Laura Bliss is CityLab’s West Coast bureau chief. She also writes MapLab, a biweekly newsletter about maps (subscribe here). Her work has appeared in The New York Times, The Atlantic, Sierra, GOOD, Los Angeles, and elsewhere, including in the book The Future of Transportation.
As demand for air travel plummets around the world, some carriers are operating planes with no passengers, burning fuel to hold their flight slots.
As coronavirus infections rise around the globe, demand for air travel is projected to hits it lowest point since the last financial crisis. Airlines around the world could lose up to $113 billion in revenue this year if COVID-19 continues to spread, the International Air Transport Association forecast on Thursday.
With travelers scarce, some carriers are turning to a troubling practice, the Times of London reports: flying planes with no passengers, in order to hang on to take-off and landing slots. On Thursday, the U.K.’s Secretary of State for Transport, Grant Shapps, posted a letter he sent to air travel regulators after learning of airlines operating “ghost flights” during the global outbreak. “Bad news for the environment, airlines & passengers,” he tweeted.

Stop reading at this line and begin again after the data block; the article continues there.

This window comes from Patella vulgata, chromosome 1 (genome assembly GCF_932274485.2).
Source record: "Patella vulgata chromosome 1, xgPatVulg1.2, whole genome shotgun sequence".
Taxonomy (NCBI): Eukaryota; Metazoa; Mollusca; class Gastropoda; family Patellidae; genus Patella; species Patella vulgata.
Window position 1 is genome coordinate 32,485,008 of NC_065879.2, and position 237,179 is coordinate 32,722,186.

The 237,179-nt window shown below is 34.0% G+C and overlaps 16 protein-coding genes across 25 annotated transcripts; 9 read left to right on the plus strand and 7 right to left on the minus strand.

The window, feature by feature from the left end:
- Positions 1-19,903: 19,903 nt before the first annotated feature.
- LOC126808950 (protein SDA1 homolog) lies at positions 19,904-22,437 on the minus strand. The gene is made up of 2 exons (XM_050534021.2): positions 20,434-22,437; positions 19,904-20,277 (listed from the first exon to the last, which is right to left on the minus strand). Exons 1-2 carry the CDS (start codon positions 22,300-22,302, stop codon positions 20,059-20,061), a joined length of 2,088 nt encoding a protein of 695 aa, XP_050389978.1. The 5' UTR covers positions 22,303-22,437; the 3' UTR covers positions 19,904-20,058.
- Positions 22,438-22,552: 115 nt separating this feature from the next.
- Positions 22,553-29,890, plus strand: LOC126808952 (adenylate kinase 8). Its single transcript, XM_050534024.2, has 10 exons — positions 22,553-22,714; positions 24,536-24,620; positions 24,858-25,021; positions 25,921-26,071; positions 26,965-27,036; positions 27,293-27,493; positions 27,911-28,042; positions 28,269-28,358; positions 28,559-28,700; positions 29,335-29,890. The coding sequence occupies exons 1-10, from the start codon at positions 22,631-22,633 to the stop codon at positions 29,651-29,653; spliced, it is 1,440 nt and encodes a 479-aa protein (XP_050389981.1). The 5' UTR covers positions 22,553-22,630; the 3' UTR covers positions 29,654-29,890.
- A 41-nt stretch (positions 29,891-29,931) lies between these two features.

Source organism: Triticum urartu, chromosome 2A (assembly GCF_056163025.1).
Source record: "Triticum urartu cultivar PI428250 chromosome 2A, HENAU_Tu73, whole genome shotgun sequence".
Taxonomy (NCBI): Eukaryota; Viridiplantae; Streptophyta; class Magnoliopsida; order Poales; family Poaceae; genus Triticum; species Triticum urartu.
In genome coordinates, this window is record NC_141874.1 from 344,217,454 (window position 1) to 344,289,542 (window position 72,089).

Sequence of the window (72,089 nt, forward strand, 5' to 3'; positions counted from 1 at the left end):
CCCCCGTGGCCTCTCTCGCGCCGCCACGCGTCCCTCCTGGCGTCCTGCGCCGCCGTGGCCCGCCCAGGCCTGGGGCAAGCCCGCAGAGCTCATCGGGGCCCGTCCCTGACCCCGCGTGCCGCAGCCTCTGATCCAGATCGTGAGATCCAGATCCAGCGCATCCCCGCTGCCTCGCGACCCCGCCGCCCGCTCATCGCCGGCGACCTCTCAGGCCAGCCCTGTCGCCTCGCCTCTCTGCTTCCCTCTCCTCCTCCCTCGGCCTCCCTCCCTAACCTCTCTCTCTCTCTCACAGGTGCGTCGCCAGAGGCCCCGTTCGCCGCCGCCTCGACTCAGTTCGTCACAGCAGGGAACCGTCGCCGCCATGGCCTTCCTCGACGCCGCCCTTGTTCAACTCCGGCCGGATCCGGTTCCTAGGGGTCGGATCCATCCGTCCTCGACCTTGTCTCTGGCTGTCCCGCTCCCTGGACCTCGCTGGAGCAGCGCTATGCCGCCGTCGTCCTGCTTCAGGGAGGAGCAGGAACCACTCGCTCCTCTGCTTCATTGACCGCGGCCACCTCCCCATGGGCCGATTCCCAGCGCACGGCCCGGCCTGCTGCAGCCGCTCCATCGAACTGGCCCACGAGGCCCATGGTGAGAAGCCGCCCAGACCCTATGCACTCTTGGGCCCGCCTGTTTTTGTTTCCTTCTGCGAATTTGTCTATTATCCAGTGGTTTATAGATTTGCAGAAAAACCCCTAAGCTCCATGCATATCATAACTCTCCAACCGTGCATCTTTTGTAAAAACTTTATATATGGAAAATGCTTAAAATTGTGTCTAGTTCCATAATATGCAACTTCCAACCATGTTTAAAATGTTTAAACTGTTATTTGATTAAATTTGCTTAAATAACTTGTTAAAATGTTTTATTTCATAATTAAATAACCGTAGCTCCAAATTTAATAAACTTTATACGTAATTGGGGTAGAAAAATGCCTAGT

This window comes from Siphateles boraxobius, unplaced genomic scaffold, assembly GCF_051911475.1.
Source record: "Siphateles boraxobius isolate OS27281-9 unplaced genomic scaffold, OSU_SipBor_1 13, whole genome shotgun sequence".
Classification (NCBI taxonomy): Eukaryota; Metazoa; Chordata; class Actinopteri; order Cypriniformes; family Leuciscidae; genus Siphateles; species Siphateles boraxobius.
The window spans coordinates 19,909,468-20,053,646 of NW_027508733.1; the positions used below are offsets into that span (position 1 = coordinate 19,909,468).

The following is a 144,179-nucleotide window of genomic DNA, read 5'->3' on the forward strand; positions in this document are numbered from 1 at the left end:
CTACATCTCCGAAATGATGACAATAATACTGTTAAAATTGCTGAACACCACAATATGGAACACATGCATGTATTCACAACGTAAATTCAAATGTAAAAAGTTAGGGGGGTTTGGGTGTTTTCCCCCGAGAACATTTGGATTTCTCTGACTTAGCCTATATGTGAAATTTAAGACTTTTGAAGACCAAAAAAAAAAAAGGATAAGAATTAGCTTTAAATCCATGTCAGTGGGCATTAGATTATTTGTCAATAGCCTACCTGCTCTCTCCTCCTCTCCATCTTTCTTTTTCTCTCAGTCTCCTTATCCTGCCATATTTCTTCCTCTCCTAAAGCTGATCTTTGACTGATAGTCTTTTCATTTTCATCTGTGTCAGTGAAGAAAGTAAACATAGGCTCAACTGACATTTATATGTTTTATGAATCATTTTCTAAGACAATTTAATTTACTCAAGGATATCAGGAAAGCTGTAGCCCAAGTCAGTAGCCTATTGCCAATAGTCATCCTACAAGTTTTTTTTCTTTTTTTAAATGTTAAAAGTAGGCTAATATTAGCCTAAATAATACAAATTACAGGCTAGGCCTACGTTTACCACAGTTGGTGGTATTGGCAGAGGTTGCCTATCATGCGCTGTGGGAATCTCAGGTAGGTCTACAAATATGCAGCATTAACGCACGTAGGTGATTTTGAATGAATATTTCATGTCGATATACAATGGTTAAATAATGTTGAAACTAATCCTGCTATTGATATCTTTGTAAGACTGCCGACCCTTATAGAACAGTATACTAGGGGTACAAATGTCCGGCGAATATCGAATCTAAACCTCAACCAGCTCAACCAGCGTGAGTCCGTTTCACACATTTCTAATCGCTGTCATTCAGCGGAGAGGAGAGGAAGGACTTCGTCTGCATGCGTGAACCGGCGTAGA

The custom stems from the way airports manage their limited runway capacity. More than 200 of the world’s busiest airports allocate specific time slots to airlines, which often pay top dollar for them. To manage demand, airlines are required to use their slots at least 80 percent of the time, or risk losing them to a competitor.
In order to maintain that 80/20 ratio, flying empty jets around is not an entirely uncommon industry practice, nor is it illegal. But given the growing scrutiny of air travel’s climate toll, it is frowned upon, especially by U.K. regulators. Several British carriers that have since gone extinct, including British Mediterranean Airways, BMI, and Flybe (which declared bankruptcy this week amid plummeting demand for air travel), have all been reported to fly empty or mostly empty planes from London Heathrow in the past.
Shapps’ letter to British air regulators asked them to suspend the 80/20 rule during the coronavirus crisis. The IATA has also requested that global air regulators suspend the rule until the fall, so that “airlines can respond to market conditions with appropriate capacity levels, avoiding any need to run empty services in order to maintain slots.”
For reference, the average round-trip flight for a single passenger from Heathrow to Hong Kong produces about 1.82 metric tons of CO2, according to a flight emission calculator by The Guardian. That is more carbon pollution than the average person would emit in an entire year in 81 countries around the world.